Home Concert

Home Concert cover
Hanser Verlag
April 2021 / 256pp

The Goethe-Institut supported the English translation of this book.

Get information on the English version here (UK).


Prize-winning classical musician Igor Levit relocated his piano recitals to his living room during the Covid-19 pandemic and has gained huge global audiences for his livestreamed performances. Home Concert tells the story of his music career and political activism.

Co-written with journalist Florian Zinnecker, Home Concert follows a year in the life of Igor Levit as he switches from live concert performances to playing online. The book explores Levit’s vocal opposition to German right-wing attitudes to immigration, anti-Semitism and online hate crime, drawing on his own experiences as the child of a Russian Jewish family who moved from Gorki to Germany when he was eight years-old.

Levit has actively engaged in the issue of migration from Syria and elsewhere to Germany since 2015, visiting refugee camps in Greece. He is famously quoted as saying that art is free but must also be political. Levit is a frequent guest on German TV talk shows where he is openly critical of the nationalist Alternative fĂĽr Deutschland political party. The book reveals that, like many other prominent figures in Germany, he has received death threats for the views he expresses.

Home Concert has a broadly chronological, diary-style structure covering the period from late 2019 to the end of 2020. It describes Igor Levit’s busy schedule of concert performances until these were interrupted by the March 2020 coronavirus lockdown and replaced by Igor’s famous home concerts, livestreamed from his living room. The narrative is interspersed with accounts of earlier events in Igor’s life, principally those that influenced his decision to become politically active as an artist. Individual pieces of music are also described in more detail.

Levit’s international appeal is reflected in the widespread coverage of his lockdown concerts by the English-language media. The UK weekly newspaper The Observer chose his online recitals as number one in its top ten classical picks for 2020. Home Concert reflects on the migration of cultural events online during the pandemic and illuminates the significance of these shared experiences in alleviating people’s sense of isolation during lockdown. Accessible and journalistic in style, Levit and Zinnecker’s book is an easy and enjoyable read, showcasing the achievements of a talented and charismatic classical musical star and focusing on highly topical issues, including the Covid-19 pandemic, immigration, racism and far-right politics.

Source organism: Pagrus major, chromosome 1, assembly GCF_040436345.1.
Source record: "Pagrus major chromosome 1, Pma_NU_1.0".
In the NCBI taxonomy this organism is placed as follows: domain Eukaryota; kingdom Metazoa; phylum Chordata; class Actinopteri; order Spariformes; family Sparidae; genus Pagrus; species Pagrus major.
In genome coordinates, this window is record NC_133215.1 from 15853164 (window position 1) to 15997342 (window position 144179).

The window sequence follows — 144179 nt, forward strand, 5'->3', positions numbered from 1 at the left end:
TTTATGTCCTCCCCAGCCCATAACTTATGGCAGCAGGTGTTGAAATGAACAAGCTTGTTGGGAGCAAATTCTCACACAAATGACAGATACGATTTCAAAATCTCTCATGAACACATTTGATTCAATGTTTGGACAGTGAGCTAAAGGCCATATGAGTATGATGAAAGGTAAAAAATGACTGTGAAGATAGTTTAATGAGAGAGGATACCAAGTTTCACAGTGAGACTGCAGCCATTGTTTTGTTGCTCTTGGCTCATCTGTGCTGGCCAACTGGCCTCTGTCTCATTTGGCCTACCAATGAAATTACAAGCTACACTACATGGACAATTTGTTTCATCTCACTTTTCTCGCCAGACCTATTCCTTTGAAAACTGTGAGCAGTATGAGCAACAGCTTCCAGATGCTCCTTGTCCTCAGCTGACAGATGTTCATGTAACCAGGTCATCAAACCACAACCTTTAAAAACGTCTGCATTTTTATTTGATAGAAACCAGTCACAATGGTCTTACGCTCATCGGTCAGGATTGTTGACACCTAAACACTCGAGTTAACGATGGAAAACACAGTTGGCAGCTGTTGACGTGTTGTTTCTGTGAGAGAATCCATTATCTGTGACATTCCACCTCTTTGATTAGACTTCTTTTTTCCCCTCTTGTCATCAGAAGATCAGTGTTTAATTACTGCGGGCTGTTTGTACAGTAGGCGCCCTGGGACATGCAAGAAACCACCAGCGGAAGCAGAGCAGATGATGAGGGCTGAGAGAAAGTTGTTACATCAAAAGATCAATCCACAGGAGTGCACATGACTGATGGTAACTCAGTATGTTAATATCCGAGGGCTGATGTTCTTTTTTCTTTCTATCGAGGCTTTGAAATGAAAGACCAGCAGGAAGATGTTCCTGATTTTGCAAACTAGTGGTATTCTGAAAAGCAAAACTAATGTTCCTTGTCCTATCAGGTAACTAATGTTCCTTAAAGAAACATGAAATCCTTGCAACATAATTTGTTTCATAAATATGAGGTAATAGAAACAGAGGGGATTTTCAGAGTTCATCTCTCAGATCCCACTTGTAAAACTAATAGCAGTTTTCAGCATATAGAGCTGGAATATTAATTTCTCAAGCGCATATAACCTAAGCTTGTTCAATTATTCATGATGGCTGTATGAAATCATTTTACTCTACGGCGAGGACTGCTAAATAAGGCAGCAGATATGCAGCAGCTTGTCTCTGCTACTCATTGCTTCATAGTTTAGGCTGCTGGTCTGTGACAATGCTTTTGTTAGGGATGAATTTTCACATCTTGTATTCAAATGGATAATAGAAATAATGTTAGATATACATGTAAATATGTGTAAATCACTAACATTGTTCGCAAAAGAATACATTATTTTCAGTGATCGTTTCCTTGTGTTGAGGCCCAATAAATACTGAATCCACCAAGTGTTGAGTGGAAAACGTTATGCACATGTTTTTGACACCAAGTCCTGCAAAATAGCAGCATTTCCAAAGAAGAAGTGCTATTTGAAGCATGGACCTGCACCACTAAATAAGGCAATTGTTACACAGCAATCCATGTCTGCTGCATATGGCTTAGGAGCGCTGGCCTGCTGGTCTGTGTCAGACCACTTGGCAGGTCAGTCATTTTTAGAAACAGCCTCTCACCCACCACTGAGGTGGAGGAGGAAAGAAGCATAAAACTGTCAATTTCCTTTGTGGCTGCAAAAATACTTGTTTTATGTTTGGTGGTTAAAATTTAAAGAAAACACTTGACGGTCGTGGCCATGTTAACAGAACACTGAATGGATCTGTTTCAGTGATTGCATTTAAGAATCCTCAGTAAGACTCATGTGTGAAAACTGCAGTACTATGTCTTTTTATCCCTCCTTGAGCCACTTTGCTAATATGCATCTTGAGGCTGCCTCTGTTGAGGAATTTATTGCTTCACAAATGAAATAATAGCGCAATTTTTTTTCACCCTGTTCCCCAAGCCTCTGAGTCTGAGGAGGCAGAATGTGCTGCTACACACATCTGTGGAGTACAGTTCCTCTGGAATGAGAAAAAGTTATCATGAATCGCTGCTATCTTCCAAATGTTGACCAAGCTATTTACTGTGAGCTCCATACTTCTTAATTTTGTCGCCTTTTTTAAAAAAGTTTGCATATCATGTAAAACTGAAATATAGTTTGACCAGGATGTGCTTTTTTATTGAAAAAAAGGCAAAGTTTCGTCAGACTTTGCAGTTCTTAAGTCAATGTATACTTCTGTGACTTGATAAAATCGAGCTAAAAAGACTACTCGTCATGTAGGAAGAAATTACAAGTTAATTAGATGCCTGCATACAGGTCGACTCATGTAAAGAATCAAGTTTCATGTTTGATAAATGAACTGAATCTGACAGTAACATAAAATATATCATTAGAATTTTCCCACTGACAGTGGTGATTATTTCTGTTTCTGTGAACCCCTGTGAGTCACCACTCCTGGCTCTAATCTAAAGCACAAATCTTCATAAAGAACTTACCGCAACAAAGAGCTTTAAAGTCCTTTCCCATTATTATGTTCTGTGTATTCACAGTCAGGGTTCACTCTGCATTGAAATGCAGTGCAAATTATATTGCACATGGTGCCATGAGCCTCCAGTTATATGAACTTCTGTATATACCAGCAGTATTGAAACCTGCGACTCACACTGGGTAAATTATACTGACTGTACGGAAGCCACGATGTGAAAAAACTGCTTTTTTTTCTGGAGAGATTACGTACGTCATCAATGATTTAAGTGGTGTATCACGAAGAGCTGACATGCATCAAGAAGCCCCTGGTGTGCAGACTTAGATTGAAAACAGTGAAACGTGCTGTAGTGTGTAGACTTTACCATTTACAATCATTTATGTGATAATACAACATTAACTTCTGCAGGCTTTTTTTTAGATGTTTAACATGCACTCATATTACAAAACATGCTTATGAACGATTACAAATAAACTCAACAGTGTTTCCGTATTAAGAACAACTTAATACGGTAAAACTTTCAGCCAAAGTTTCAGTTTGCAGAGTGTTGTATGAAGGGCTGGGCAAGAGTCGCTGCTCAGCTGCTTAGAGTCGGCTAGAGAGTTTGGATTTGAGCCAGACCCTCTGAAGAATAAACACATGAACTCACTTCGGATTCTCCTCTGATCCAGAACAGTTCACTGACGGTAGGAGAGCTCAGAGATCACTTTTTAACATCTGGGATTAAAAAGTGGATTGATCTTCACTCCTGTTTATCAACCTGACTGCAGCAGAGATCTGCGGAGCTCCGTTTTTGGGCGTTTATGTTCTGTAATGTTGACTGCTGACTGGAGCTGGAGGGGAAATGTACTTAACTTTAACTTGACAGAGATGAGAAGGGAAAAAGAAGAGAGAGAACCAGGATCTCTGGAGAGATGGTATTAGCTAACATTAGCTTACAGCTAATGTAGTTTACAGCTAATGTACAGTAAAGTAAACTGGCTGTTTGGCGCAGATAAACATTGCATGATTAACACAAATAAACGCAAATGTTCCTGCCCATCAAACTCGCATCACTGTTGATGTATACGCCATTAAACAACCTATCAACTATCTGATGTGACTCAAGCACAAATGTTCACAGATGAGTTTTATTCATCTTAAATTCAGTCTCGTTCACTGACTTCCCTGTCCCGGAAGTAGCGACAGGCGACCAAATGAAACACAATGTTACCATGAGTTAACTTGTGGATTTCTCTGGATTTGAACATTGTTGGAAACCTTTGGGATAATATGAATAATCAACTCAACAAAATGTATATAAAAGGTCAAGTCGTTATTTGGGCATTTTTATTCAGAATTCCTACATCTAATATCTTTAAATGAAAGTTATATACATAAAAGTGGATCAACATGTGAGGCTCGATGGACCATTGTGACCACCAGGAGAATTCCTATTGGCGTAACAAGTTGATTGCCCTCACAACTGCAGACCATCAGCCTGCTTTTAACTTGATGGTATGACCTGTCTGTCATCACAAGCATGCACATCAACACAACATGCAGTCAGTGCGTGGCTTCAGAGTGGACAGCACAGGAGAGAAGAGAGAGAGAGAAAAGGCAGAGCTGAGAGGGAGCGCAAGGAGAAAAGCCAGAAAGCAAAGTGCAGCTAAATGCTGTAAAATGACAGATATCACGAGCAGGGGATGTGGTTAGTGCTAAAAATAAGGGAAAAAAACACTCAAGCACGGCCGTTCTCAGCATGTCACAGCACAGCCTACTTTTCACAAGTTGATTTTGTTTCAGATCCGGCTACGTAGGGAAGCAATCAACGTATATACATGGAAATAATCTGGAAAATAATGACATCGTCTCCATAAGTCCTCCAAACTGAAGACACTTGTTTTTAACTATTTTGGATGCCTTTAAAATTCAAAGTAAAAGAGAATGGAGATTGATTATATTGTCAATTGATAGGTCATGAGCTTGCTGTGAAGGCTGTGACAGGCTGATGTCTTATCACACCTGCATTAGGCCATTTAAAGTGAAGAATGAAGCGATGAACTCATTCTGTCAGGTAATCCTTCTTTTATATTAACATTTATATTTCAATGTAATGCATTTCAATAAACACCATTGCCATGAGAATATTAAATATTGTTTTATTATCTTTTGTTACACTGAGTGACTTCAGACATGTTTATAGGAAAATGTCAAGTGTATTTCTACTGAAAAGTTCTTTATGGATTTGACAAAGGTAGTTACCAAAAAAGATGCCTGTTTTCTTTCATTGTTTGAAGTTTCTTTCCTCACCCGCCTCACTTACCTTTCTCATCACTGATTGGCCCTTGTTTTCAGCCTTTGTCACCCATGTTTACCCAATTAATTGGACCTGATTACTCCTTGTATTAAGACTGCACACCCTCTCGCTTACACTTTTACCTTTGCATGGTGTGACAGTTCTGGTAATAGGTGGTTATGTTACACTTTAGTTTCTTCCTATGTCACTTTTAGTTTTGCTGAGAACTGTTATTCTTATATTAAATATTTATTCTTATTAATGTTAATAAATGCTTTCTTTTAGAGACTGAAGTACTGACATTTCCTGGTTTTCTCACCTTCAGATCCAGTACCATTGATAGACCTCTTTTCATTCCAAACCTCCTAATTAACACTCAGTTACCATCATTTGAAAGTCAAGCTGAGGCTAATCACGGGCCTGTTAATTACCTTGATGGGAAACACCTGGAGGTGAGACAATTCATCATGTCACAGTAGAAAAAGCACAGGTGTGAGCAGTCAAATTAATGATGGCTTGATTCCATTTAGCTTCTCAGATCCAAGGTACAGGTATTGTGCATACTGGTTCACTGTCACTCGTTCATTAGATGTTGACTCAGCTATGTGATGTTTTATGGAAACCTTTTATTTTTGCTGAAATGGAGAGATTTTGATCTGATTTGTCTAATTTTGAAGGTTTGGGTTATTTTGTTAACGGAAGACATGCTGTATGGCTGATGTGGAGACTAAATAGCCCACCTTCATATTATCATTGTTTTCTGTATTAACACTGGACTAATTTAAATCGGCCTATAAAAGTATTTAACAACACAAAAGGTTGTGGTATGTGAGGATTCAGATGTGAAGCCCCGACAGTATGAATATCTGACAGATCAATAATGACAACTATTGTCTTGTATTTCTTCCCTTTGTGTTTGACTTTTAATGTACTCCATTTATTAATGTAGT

press quotes

‘Scarcely any other classical musician draws people into the moment like Levit in the concert hall.’

Carolin Pirich, Die Zeit

‘You never know where this bundle of talent and temperament will head next. But you want to find out. And to follow him.’

Manuel Brug, Die Welt

‘Levit defends democratic values with courage, creativity and vitality.’

Christoph Heubner in his laudatory speech at the presentation of the Gift of Remembrance prize

about the authors

Levit & Zinneker author photo
© Felix Bröde

Igor Levit, born in 1987 in Gorky, Russia (now Nizhny Novgorod), moved to Germany with his family when he was eight years old. He studied at the Hannover Academy of Music and was the youngest participant in the Arthur Rubinstein Competition in 2005, winning the Silver Prize. More recently he has released recordings of all 32 Beethoven piano sonatas. Levit is the recipient of the Gilmore Artist Award and the Gift of Remembrance from the International Auschwitz Committee.


Florian Zinnecker, born in Bayreuth in 1984, is the deputy desk manager of the weekly newspaper DIE ZEIT. After studying cultural studies and politics, he wrote for the SĂĽddeutsche Zeitung Magazin and attended the Henri Nannen School of Journalism. He was awarded the Konrad Adenauer Prize for his coverage of the Bayreuth Festival.

rights information

Carl Hanser Verlag

Contact: Friederike Barakat
Tel: +49-89-99830-509


translation assistance

The Goethe-Institut supported the English translation of this book.

Get information on the English version here (UK).

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